Spark Therapeutics announced a licensing agreement Monday with a Watertown, Mass., biopharma firm for a "synthetic vaccine particles" technology to use with up to five gene therapy targets, including FVIII for hemophilia A.

Under terms of the deal, valued at as much as $460 million, Spark, spun out of Children's Hospital of Philadelphia, will pay an initial $10 million to Selecta Biosciences Inc. and buy $5 million of Selecta's common stock.

Selecta said its synthetic vaccine particle (SVP) technology could create a new paradigm in immunology and a novel approach to selectively target the body's immune system to treat and prevent rare and serious diseases.

Spark agreed to pay Selecta an additional $5 million in cash and to buy an additional $10 million of Selecta's stock within 12 months of the agreement's signing. Selecta will be eligible for as much as $430 million in milestone payments for each gene therapy target covered in the agreement.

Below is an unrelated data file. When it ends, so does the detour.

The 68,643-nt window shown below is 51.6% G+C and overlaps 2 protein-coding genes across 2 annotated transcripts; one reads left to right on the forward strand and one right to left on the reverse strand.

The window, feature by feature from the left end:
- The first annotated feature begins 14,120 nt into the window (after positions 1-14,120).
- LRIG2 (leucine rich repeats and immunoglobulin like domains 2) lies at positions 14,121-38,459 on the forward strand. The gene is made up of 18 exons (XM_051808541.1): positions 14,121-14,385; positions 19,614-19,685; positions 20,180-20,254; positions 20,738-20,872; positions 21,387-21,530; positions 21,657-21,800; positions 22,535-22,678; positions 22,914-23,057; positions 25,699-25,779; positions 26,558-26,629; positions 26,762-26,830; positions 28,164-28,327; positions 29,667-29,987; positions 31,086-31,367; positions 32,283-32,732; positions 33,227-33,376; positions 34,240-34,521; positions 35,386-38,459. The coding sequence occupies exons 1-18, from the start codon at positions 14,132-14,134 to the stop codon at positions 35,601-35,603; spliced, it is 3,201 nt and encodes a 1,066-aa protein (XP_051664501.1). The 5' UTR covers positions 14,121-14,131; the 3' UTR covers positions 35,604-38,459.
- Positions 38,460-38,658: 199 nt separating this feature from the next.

The agreement does not apply to Spark's development programs in inherited retinal diseases, or the company's ongoing clinical trial in hemophilia B with Pfizer Inc.

Selecta will continue to use its technology for its proprietary gene therapy efforts, including a licensing agreement with Massachusetts Eye and Ear, a specialty hospital in Boston.

Selecta's nanoparticle technology, which is in preclinical testing in gene therapy, could enable repeat dosing and extend the reach of gene therapy to diseases that require higher doses, said Spark CEO Jeffrey Marrazzo.

Spark also announced Monday that John Furey has been hired to a new position of chief operating officer. Furey will be responsible for global commercial operations, medical affairs, technology development, and technical operations.